Even as the novelty of pandemic threats ease in 2021, cybercrooks continue their assault on remote workers not well-trained for cyber-vigilance.
The rise of ransomware, double-extortion ransomware and Ransomware-as-a-Service has been well documented throughout 2020.
Recent high-profile cases such as the DearCry ransomware attack on unpatched Microsoft Exchange servers just go to demonstrate how cybercriminals are wasting no time in exploiting vulnerable organizations.
According to a ransomware threat report by Unit 42 of Palo Alto Networks, 2021 brings more challenges ahead:
- Cybercriminals made and demanded more money than ever in 2020
• The average ransom payment nearly tripled from US$115,123 in 2019 to US$312,493 in 2020.
• The highest ransom payment doubled from US$5 million in 2019 to US$10 million.
• The highest ransom demanded doubled from US$15 million in 2019 to US$30 million in 2020.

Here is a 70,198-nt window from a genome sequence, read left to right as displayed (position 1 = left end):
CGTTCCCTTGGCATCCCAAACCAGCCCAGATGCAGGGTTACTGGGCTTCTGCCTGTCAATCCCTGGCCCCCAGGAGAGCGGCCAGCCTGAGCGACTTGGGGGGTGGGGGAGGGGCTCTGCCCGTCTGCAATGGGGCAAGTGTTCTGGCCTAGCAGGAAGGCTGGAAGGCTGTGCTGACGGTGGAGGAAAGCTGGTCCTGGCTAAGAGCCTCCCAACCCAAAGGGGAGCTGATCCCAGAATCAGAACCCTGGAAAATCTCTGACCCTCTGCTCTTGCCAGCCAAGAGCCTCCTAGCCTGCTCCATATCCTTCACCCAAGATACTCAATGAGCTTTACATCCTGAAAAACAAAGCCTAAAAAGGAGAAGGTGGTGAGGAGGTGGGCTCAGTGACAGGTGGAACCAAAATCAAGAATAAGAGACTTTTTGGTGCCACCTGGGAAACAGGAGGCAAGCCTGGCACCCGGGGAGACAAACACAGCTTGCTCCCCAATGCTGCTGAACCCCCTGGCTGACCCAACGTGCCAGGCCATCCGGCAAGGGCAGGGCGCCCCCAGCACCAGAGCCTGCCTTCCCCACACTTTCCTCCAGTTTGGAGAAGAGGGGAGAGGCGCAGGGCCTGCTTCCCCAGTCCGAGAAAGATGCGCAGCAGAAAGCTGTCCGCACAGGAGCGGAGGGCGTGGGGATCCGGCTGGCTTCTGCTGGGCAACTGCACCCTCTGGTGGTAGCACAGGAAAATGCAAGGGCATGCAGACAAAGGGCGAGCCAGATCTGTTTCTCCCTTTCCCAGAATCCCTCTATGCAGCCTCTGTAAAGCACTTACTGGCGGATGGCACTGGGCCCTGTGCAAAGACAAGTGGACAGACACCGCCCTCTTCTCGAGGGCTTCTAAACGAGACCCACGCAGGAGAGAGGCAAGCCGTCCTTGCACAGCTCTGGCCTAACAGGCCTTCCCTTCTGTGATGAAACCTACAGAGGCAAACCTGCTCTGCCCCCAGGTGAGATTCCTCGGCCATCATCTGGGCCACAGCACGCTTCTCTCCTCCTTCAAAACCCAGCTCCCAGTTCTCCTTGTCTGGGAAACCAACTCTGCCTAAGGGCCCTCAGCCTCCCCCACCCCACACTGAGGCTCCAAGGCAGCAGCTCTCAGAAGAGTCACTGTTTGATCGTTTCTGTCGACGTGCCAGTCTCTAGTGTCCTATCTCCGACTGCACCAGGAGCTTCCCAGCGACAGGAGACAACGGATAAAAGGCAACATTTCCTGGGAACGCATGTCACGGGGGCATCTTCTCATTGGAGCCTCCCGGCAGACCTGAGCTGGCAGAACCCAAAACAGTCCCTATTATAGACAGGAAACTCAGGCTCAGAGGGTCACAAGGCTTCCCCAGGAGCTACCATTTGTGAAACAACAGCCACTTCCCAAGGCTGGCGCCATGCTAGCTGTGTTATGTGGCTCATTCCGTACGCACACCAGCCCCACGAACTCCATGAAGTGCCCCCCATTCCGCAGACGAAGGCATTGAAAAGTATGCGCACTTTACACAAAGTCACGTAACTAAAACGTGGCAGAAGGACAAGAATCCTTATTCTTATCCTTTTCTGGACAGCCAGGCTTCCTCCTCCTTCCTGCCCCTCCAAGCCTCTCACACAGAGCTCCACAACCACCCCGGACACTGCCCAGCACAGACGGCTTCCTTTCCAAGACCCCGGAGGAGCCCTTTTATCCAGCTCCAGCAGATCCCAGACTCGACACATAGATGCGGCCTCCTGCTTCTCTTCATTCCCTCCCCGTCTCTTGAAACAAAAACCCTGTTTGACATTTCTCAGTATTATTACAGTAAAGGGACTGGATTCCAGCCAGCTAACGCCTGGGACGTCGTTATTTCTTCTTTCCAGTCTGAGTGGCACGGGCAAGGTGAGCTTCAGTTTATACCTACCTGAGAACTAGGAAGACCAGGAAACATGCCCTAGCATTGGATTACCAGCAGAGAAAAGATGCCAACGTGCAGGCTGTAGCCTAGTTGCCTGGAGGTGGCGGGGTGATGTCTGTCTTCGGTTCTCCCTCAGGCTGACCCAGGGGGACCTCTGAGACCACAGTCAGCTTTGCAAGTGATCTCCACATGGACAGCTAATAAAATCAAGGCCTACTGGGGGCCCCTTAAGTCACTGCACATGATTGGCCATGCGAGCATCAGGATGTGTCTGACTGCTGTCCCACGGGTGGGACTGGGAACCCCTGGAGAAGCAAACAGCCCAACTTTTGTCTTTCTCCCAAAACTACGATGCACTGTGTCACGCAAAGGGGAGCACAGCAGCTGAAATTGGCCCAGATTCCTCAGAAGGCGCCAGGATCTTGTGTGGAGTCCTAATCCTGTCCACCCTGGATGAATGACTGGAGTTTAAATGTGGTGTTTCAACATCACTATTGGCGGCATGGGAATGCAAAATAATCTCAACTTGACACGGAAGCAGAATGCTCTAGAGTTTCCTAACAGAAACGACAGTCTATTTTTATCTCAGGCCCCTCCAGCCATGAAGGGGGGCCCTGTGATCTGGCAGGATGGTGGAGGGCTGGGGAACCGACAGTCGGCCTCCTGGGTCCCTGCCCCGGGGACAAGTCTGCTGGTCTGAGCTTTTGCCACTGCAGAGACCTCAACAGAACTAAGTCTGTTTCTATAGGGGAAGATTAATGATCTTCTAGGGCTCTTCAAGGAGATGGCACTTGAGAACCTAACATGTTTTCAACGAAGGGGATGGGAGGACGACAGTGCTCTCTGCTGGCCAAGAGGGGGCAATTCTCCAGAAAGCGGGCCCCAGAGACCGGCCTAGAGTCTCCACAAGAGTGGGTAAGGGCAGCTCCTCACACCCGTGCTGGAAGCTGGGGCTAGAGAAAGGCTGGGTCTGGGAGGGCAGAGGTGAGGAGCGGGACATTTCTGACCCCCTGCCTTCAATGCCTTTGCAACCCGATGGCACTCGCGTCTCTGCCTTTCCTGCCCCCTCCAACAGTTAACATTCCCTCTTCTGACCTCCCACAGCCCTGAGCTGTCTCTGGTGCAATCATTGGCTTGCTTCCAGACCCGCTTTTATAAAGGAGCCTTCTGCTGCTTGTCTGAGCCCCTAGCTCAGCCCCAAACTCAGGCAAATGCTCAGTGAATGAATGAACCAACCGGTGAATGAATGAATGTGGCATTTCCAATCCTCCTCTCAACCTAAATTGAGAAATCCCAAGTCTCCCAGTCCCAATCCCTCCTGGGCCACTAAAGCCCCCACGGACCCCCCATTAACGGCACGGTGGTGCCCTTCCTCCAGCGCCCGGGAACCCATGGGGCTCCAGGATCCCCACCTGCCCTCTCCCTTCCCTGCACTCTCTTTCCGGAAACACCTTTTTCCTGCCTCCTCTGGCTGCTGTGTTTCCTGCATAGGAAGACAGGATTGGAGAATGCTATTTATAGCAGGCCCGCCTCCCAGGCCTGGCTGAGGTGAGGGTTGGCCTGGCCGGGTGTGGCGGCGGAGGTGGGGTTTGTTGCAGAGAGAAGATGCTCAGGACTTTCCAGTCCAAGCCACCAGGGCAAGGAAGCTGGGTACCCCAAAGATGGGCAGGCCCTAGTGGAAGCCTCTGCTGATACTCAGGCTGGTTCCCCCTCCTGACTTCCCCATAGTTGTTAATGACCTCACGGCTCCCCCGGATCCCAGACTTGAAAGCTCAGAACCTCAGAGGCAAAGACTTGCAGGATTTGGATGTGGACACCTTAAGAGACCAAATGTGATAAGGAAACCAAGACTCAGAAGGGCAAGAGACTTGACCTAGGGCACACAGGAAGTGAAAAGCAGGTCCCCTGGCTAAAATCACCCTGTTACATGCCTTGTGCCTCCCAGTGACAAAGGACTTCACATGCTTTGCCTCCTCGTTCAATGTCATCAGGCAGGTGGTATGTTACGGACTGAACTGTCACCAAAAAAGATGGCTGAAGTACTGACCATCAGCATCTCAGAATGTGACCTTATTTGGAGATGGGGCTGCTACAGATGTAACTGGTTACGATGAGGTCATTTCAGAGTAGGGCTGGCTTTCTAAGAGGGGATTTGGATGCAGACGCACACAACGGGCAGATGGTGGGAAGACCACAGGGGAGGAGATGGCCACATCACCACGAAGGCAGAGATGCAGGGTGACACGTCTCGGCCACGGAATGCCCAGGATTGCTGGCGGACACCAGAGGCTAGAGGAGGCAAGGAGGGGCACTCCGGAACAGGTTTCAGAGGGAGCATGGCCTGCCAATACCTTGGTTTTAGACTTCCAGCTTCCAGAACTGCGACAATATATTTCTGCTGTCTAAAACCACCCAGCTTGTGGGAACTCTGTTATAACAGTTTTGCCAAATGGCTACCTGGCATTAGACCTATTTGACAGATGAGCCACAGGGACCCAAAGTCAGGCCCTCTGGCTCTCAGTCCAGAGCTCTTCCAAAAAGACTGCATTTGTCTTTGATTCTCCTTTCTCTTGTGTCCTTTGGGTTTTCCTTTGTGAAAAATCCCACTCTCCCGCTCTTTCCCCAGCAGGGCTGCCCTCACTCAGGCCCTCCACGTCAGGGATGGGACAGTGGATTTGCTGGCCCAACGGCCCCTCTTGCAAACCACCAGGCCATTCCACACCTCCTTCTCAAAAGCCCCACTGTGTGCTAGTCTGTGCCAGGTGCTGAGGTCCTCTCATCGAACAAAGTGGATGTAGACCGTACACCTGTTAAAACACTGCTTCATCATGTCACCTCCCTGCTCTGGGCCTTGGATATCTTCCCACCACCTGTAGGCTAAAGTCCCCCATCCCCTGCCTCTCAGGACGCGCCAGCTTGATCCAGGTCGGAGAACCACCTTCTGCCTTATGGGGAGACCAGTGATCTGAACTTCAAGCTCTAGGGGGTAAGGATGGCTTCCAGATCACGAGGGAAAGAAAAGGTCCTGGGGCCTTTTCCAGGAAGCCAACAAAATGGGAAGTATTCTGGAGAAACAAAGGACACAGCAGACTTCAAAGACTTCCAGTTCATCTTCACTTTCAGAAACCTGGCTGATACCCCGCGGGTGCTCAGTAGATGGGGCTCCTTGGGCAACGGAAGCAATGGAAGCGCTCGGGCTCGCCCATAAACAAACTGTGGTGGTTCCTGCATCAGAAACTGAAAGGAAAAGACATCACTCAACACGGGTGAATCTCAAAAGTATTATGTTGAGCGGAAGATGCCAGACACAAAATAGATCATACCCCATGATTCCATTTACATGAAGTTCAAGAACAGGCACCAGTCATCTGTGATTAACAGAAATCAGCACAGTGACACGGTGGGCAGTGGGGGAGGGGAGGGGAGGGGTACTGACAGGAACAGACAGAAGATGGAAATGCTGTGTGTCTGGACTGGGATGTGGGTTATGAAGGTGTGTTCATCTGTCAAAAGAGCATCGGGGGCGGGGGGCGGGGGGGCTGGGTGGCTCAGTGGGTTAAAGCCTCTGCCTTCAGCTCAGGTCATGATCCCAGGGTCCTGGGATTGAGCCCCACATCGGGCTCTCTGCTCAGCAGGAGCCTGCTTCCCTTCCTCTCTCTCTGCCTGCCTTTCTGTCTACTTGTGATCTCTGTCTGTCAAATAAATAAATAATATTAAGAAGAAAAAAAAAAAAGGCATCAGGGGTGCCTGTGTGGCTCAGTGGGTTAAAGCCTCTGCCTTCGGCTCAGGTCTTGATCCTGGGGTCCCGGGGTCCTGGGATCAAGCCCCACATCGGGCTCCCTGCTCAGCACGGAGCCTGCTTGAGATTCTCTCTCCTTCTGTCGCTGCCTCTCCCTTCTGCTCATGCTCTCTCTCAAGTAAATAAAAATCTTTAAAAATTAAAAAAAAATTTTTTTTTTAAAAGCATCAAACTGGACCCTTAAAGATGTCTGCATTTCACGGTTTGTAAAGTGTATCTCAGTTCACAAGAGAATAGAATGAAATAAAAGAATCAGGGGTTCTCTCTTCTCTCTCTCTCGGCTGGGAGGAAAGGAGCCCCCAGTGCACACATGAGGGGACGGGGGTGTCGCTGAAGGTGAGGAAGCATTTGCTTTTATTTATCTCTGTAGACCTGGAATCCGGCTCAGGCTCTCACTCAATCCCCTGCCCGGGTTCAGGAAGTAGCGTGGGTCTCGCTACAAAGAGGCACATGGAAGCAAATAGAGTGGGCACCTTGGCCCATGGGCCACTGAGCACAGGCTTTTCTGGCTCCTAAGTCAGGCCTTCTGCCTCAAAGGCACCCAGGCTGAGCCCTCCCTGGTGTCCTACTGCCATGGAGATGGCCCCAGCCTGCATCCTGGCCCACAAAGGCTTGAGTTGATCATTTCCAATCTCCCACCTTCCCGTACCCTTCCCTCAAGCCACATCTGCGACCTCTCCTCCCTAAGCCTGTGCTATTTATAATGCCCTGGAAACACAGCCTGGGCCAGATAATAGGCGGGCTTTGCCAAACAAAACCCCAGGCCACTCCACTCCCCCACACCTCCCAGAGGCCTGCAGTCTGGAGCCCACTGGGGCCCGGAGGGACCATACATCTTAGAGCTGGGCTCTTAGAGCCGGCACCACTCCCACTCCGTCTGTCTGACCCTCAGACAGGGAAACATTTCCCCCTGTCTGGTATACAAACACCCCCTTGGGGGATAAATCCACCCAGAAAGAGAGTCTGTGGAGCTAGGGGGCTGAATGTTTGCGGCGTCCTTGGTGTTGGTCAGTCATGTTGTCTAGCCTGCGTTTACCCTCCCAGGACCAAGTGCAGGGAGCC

- Rise of ‘double extortion’ where hackers lock and steal data and Ransomware-as-a-Service (RaaS)
• There were at least 16 different ransomware variants exploiting victims by encrypting and stealing/threatening to expose data on top of the main ransomware threats.
The information in this report was derived from analyses of available threat data for the 2020 calendar year and a look back to 2015–2019 where relevant. Unit 42 researchers analyzed ransomware leak site data available on the dark web and public websites, global threat data available via internal and external sources, and the firm’s breach response data for the US, Canada, and Europe.
The report concluded that, since initial access is relatively consistent across all ransomware variants, organizations should maintain user awareness and training for email security as well as consider ways to identify and remediate malicious email as soon as it enters an employee’s mailbox.
Organizations should also ensure they conduct proper patch management and review which services may be exposed to the internet. Remote desktop services should be correctly configured and secured, using the principle of least privilege wherever possible, with a policy in place to detect patterns associated with brute-force attacks.